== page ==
After a long wait, LCM have published a brand new piano syllabus- which covers exams from Pre-Preparatory level to Grade 8. Find out how it compares to ABRSM, Trinity, and Rockschool Classical’s recent new syllabuses.

A written summary of this review is available here:

Show Notes

  • Who are LCM/ London College of Music? [0:50]
  • The previous 2018-2020 LCM Piano Syllabus [2:15]
  • Some general impressions of the new syllabus: [5:15]
    • Longer larger-scale pieces, longer exams than other examination boards
    • Bold extrovert pieces often with many character and mood shifts within a piece
    • Excellent finds of relatively obscure high quality music
    • New List A,B & C categories similar to ABRSM’s new lists but often unclear logic to the categorisation
  • Who is this new syllabus for? [11:45]
    • Difficulty level on the high side- could be rigorous path for traditional classical music (defining contemporary classical within the tradition)
    • Rigorous & comprehensive scales (or studies)
    • Concern- weak benchmarking- big difference in difficulty levels within each grade. But also a concern about being harder to pass than other boards- not only scales/studies, but also that most pieces are much longer, therefore the longer exam needs more focus and stamina
    • Huge emphasis on women composers, therefore of particular interest to female students
  • The different exam options available with LCM [19:50]
    • Grades, Recital Grades, Leisure Play and Performance Awards, with Covid-friendly online options available for the first three as well.
  • Huge alternative list for pieces [25:30]
    • but many unlikely to be used as obscure & hard to listen to, or to check out the sheet music
  • Would like to see more variety of styles in some grade books [28:00]
  • Problematic editing and typesetting [30:00]
    • Editing too minimal, would like to see at least some suggestions & notes. No courtesy accidentals where desperately needed
    • Some very unhelpful visual distribution of rhythms
  • Pre, Step 1 & Step 2 comes across as a ‘Melanie Spanswick and Friends’ method book [33:35]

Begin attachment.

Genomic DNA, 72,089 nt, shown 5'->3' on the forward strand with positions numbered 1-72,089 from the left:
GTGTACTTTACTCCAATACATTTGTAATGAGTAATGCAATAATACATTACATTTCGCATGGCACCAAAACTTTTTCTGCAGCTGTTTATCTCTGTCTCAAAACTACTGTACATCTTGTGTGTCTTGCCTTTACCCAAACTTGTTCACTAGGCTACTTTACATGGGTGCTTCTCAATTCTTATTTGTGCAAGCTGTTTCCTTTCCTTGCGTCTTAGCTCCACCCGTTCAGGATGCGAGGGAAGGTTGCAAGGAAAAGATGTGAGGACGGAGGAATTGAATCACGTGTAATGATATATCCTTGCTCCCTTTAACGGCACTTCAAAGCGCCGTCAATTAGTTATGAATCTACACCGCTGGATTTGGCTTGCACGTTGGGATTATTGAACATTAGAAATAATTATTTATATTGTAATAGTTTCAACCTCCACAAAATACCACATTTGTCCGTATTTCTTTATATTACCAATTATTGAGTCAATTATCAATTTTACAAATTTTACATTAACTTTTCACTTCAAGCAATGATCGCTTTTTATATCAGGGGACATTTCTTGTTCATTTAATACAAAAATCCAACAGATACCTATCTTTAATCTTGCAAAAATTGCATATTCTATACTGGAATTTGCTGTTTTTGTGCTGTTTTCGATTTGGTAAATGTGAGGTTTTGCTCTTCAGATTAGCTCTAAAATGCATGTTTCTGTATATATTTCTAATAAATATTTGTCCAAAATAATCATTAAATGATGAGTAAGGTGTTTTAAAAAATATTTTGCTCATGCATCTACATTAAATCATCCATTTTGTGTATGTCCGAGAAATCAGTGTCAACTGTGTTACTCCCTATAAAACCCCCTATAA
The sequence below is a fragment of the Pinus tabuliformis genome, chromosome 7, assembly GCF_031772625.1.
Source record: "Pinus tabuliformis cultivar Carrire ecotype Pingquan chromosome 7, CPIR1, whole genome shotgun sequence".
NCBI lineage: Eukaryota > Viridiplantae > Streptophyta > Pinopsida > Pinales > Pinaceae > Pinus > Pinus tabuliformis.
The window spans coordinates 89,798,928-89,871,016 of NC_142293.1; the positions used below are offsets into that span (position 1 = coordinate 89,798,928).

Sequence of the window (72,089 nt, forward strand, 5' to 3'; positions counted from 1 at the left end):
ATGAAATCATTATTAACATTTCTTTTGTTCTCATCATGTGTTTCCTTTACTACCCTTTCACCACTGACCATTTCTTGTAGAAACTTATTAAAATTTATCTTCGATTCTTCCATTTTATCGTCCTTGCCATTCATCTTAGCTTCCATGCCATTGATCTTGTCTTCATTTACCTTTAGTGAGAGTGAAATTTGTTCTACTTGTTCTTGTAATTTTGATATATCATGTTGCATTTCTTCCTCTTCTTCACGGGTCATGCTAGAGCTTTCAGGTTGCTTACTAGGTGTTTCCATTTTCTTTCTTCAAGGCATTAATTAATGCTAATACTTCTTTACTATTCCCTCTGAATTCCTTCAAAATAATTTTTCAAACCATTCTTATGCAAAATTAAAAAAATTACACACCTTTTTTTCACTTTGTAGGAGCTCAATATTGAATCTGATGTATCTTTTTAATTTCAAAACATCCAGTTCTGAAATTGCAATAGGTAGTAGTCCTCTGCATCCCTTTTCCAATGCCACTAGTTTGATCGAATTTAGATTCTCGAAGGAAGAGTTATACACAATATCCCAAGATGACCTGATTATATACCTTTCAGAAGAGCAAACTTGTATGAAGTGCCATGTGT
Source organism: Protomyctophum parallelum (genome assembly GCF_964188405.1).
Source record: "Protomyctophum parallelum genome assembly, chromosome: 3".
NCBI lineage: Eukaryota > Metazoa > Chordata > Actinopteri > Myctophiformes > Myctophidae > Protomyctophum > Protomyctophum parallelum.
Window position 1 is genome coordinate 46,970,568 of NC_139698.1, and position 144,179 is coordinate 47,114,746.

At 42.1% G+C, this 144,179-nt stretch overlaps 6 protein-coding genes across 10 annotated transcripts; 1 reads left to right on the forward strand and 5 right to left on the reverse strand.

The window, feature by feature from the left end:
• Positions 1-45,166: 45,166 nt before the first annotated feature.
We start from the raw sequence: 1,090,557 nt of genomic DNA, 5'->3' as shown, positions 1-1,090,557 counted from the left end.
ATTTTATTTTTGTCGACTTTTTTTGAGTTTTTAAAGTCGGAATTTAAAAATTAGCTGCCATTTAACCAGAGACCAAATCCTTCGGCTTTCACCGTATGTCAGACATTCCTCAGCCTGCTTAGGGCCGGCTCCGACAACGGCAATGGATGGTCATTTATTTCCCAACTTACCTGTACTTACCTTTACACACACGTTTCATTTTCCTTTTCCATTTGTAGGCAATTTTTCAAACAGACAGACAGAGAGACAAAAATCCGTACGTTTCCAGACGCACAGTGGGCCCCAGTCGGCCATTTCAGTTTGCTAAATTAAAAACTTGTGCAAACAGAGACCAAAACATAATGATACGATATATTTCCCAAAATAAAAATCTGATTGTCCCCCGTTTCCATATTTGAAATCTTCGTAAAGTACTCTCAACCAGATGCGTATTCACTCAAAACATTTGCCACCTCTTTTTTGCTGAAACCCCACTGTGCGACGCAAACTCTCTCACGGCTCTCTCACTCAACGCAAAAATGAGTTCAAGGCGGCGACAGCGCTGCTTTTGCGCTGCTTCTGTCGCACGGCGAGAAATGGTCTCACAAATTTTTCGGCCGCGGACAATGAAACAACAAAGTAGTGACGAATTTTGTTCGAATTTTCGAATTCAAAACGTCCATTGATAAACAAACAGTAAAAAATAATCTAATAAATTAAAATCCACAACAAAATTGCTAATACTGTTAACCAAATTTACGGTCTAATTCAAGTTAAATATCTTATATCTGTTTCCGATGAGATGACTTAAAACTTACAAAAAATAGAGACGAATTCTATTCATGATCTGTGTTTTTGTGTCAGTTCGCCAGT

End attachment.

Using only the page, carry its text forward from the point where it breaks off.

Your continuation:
• I’d personally prefer to use a different method book
  • The problem of lack of non ‘white European/American’ composers in the books, especially given LCM’s strong mission to represent more women composers as role models [37:10]
    • Also tone-deafness to race issues when they do come up in the books- ie the use of ‘gypsy’ and issues with representation of Jewish identity
  • Conclusion [50:45]
    • For most students, I prefer Trinity: value for money, variety of pieces, rigorous enough, good benchmarking, motivational
    • LCM has edge for ‘serious’ traditional (including contemporary) classical music (serious doesn’t mean boring! Pieces are full of emotional expression and colour). Talented classical disciplined students will really benefit from this syllabus
    • Final comparision between the different boards: ABRSM, Trinity, Rockschool Classical, and LCM


  • When I was quoting the figure of only 2 non-white Europeans represented in the Grades 5-8 books, I meant to say non-white Europeans or Americans
  • Oops, I think I was mis-remembering this article when I said Gershwin married a Jewish woman- the article says he actually never married because he apparently wanted a Jewish wife-
  • The old LCM syllabus is valid until the end of the Summer 2022 exam session


LCM’s piano syllabus website:

The Heart of the Piano review of the 2021 ABRSM and Trinity syllabuses:

The Heart of the Piano review of the 2021 Rockschool Classical syllabus:

The Heart of the Piano review of the 2019 Rockschool Contemporary (Rock/Pop) syllabus:

The article written in 2018 by David Duncan, Publications Officer for LCM- using his own standards that he applies to other examination boards, the representation in the new LCM syllabus of non ‘white European/Americans’ is woeful-
David Duncan left LCM before the publication of the latest syllabus, so this is not a personal attack on him in any way(!), more a general criticism of the new syllabus.

An article about why it’s problematic to use the word ‘gypsy’-

Just one webpage looking at the cultural history of the farucca- not one page I looked up mentioned anything to do with ‘gypsies’. Part of the problematic use of this word in this instance might be to ‘other’ and stereotype something that seems unfamiliar, colourful and exotic-

Some biographical information about Ligeti- while his racial and National self-identity is obviously complicated, it’s clear he does strongly identify as Jewish-